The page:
3. Increased Network Security
Another major advantage of using managed PoE switches in smart home networks mainly lies in their high security. Unmanaged PoE switches only provide basic security features but managed PoE switches can only provide access to trusted devices to prevent unauthorized access and block unknown devices. With the 802.1X Port-Based Network Access Control (PNAC), the user can set up the level to access the switch. Therefore, any attempt to disrupt your devices will be immediately noticed and reported.
How to Build a Smart Home Network With PoE Managed Switches?
Many smart home sensors are battery-powered, which is a good choice if you don’t have a nearby power source. But the biggest downside is that you have to replace the batteries on a regular basis, which will inevitably increase network downtime. However, having the sensors, cameras, etc., powered by a central PoE switch, you’ll have an uninterruptible power source transmitted from a remote point. For example, compared with the traditional LED system, PoE lighting can be scheduled and dimmed for mood. You can easily retrofit your existing security camera system by adding PoE-compatible cameras to your surveillance system. You can only use one app plus one switch can control one or multiple devices.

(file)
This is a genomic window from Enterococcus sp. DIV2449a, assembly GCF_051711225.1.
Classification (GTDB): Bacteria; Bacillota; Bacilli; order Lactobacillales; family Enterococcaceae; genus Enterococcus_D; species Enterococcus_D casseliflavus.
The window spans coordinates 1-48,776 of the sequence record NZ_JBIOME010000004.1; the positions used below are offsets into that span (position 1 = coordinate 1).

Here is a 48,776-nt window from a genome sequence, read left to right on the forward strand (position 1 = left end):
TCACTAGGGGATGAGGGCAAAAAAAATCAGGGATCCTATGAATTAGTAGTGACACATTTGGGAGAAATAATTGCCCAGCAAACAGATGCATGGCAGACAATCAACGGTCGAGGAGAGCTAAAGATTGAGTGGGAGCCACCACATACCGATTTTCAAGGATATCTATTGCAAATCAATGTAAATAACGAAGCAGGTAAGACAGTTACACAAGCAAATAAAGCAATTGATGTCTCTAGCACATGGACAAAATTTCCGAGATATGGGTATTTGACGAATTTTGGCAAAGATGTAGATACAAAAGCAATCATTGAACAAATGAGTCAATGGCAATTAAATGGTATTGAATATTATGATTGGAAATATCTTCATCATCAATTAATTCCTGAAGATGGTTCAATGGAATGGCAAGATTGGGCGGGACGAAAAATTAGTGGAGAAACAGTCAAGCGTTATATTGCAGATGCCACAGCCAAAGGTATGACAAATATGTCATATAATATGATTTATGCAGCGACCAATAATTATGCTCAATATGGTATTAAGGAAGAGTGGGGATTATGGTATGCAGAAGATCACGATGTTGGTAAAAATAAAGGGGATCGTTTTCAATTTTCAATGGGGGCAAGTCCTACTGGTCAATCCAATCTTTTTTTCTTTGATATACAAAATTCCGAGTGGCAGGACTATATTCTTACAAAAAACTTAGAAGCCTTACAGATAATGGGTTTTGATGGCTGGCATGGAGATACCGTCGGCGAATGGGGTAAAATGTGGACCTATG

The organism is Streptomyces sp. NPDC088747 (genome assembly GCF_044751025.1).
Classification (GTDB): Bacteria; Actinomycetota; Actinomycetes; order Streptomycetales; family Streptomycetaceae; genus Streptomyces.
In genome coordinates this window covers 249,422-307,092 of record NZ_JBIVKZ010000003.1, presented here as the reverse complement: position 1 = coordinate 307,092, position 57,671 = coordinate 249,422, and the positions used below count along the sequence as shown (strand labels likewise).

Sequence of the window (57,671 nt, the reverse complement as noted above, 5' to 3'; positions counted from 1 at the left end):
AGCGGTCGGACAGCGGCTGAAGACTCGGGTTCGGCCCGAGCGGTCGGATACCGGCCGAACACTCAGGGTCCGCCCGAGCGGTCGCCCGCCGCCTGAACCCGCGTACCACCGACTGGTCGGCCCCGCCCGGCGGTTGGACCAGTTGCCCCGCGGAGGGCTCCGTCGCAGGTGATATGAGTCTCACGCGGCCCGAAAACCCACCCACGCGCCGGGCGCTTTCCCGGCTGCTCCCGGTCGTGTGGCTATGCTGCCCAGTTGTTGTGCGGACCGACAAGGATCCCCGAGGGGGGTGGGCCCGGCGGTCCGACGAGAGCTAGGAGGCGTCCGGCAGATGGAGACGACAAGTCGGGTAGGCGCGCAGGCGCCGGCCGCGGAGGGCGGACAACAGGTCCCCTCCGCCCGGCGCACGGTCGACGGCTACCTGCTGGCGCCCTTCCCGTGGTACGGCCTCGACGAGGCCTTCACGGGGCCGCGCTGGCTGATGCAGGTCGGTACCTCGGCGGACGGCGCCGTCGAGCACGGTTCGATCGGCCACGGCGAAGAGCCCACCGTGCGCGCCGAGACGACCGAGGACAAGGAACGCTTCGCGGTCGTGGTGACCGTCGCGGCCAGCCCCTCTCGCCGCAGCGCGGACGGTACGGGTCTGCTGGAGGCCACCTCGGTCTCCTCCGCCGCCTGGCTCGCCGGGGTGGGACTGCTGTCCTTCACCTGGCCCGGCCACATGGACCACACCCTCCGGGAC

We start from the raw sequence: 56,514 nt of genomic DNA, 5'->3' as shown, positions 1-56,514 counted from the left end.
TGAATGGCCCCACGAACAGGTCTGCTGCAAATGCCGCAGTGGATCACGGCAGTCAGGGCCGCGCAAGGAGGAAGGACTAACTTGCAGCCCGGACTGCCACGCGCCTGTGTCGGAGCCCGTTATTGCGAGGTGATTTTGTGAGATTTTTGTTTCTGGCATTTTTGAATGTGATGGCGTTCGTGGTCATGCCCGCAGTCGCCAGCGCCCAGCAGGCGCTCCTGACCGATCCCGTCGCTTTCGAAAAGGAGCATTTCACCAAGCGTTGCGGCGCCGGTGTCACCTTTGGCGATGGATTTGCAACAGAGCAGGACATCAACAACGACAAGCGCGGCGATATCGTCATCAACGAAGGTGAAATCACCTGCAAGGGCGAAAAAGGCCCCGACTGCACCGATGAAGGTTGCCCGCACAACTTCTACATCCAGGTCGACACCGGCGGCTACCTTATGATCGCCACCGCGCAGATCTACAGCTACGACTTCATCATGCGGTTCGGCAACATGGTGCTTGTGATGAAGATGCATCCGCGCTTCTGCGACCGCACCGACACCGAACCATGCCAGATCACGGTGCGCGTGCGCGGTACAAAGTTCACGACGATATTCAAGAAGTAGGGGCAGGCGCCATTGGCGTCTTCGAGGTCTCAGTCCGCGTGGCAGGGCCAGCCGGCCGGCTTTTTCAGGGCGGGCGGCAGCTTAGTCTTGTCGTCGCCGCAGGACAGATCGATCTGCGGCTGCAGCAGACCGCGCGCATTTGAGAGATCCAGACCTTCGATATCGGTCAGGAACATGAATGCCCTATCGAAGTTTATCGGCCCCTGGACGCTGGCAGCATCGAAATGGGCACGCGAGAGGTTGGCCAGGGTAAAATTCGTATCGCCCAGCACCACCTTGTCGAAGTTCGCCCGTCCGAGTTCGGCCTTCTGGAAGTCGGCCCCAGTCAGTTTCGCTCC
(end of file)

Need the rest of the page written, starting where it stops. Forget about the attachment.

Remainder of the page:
To take advantage of PoE technology, you have to make sure your devices are PoE-supported and your home already has Ethernet cables running in the walls, ceilings, etc., or you’ll have to buy an extra networking kit for PoE. If you’re not confident running the cables yourself, you can hire an electrician specializing in Ethernet cabling. And you will need to choose a suitable managed PoE switch for your project. Fastcabling has launched various types of managed PoE switches to meet different project requirements.
24 Port Managed PoE Switch with 2 Gigabit SFP